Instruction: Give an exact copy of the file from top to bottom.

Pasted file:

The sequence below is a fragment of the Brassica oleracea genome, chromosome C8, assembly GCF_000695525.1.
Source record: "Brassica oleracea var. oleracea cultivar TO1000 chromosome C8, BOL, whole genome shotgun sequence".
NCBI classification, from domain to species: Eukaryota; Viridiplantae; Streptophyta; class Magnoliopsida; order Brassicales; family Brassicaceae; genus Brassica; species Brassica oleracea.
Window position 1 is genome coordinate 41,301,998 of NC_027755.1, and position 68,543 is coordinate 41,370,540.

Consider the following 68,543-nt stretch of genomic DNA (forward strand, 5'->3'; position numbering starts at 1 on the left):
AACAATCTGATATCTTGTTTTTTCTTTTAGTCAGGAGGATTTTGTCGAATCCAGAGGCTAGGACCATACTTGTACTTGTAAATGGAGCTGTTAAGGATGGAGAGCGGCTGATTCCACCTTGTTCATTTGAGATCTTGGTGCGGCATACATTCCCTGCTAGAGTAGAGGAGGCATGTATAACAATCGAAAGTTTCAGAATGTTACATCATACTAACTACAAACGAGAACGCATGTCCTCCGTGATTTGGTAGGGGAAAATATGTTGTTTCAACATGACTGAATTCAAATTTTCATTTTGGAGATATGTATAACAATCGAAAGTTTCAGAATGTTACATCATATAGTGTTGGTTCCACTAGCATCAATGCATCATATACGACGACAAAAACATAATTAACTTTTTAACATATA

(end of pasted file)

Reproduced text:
The sequence below is a fragment of the Brassica oleracea genome, chromosome C8, assembly GCF_000695525.1.
Source record: "Brassica oleracea var. oleracea cultivar TO1000 chromosome C8, BOL, whole genome shotgun sequence".
NCBI classification, from domain to species: Eukaryota; Viridiplantae; Streptophyta; class Magnoliopsida; order Brassicales; family Brassicaceae; genus Brassica; species Brassica oleracea.
Window position 1 is genome coordinate 41,301,998 of NC_027755.1, and position 68,543 is coordinate 41,370,540.

Consider the following 68,543-nt stretch of genomic DNA (forward strand, 5'->3'; position numbering starts at 1 on the left):
AACAATCTGATATCTTGTTTTTTCTTTTAGTCAGGAGGATTTTGTCGAATCCAGAGGCTAGGACCATACTTGTACTTGTAAATGGAGCTGTTAAGGATGGAGAGCGGCTGATTCCACCTTGTTCATTTGAGATCTTGGTGCGGCATACATTCCCTGCTAGAGTAGAGGAGGCATGTATAACAATCGAAAGTTTCAGAATGTTACATCATACTAACTACAAACGAGAACGCATGTCCTCCGTGATTTGGTAGGGGAAAATATGTTGTTTCAACATGACTGAATTCAAATTTTCATTTTGGAGATATGTATAACAATCGAAAGTTTCAGAATGTTACATCATATAGTGTTGGTTCCACTAGCATCAATGCATCATATACGACGACAAAAACATAATTAACTTTTTAACATATA